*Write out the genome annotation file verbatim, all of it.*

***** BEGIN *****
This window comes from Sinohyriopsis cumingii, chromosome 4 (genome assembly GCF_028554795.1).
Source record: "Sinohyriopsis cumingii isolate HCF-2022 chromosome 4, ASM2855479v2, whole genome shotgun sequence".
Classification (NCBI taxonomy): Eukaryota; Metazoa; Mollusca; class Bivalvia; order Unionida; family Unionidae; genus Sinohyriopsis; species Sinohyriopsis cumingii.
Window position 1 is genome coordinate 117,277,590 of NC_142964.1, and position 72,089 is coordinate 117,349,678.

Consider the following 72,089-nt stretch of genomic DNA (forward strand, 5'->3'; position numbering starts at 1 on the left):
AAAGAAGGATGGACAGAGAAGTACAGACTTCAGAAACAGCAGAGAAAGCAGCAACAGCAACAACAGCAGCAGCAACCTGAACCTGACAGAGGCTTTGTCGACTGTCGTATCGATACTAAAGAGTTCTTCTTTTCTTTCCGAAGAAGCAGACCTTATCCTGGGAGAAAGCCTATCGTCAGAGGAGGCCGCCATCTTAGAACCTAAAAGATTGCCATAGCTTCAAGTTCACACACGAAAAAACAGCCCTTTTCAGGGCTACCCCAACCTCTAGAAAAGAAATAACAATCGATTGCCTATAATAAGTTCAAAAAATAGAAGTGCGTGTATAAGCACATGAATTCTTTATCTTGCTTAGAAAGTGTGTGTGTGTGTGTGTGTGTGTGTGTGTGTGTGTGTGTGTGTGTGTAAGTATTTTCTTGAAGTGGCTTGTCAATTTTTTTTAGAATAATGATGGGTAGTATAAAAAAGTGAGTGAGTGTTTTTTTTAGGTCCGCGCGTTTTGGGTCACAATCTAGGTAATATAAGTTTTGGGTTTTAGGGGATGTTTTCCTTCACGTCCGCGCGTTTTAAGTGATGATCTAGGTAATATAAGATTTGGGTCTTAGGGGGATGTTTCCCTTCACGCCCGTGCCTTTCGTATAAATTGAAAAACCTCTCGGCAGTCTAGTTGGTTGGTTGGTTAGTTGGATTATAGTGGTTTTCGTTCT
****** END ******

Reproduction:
This window comes from Sinohyriopsis cumingii, chromosome 4 (genome assembly GCF_028554795.1).
Source record: "Sinohyriopsis cumingii isolate HCF-2022 chromosome 4, ASM2855479v2, whole genome shotgun sequence".
Classification (NCBI taxonomy): Eukaryota; Metazoa; Mollusca; class Bivalvia; order Unionida; family Unionidae; genus Sinohyriopsis; species Sinohyriopsis cumingii.
Window position 1 is genome coordinate 117,277,590 of NC_142964.1, and position 72,089 is coordinate 117,349,678.

Consider the following 72,089-nt stretch of genomic DNA (forward strand, 5'->3'; position numbering starts at 1 on the left):
AAAGAAGGATGGACAGAGAAGTACAGACTTCAGAAACAGCAGAGAAAGCAGCAACAGCAACAACAGCAGCAGCAACCTGAACCTGACAGAGGCTTTGTCGACTGTCGTATCGATACTAAAGAGTTCTTCTTTTCTTTCCGAAGAAGCAGACCTTATCCTGGGAGAAAGCCTATCGTCAGAGGAGGCCGCCATCTTAGAACCTAAAAGATTGCCATAGCTTCAAGTTCACACACGAAAAAACAGCCCTTTTCAGGGCTACCCCAACCTCTAGAAAAGAAATAACAATCGATTGCCTATAATAAGTTCAAAAAATAGAAGTGCGTGTATAAGCACATGAATTCTTTATCTTGCTTAGAAAGTGTGTGTGTGTGTGTGTGTGTGTGTGTGTGTGTGTGTGTGTGTGTGTAAGTATTTTCTTGAAGTGGCTTGTCAATTTTTTTTAGAATAATGATGGGTAGTATAAAAAAGTGAGTGAGTGTTTTTTTTAGGTCCGCGCGTTTTGGGTCACAATCTAGGTAATATAAGTTTTGGGTTTTAGGGGATGTTTTCCTTCACGTCCGCGCGTTTTAAGTGATGATCTAGGTAATATAAGATTTGGGTCTTAGGGGGATGTTTCCCTTCACGCCCGTGCCTTTCGTATAAATTGAAAAACCTCTCGGCAGTCTAGTTGGTTGGTTGGTTAGTTGGATTATAGTGGTTTTCGTTCT